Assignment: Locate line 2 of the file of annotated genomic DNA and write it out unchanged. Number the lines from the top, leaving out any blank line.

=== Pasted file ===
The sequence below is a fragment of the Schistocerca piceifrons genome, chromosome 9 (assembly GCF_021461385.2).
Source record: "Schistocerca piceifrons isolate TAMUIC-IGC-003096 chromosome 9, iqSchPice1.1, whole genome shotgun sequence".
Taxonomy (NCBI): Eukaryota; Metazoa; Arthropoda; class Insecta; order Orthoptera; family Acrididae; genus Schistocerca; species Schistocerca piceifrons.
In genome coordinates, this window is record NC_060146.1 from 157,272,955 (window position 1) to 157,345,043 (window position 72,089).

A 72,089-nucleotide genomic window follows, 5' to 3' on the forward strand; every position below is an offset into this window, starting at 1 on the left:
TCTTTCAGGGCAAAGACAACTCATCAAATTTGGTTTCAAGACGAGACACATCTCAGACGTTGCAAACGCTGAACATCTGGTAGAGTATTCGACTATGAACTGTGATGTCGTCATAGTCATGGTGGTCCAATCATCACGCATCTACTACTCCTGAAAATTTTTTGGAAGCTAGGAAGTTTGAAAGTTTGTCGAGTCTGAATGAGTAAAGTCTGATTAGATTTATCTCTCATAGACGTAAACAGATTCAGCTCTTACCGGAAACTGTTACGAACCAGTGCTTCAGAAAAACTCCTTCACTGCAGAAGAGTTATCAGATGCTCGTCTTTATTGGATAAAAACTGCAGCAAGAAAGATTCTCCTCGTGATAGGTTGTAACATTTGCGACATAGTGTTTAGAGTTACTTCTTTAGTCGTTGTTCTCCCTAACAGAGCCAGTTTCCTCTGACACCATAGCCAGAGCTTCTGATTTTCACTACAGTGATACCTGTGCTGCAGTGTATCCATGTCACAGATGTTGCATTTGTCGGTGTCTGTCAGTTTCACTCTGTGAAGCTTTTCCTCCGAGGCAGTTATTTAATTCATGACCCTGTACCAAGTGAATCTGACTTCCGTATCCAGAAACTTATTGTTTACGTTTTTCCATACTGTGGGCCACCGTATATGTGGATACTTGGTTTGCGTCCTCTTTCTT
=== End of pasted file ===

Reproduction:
Source record: "Schistocerca piceifrons isolate TAMUIC-IGC-003096 chromosome 9, iqSchPice1.1, whole genome shotgun sequence".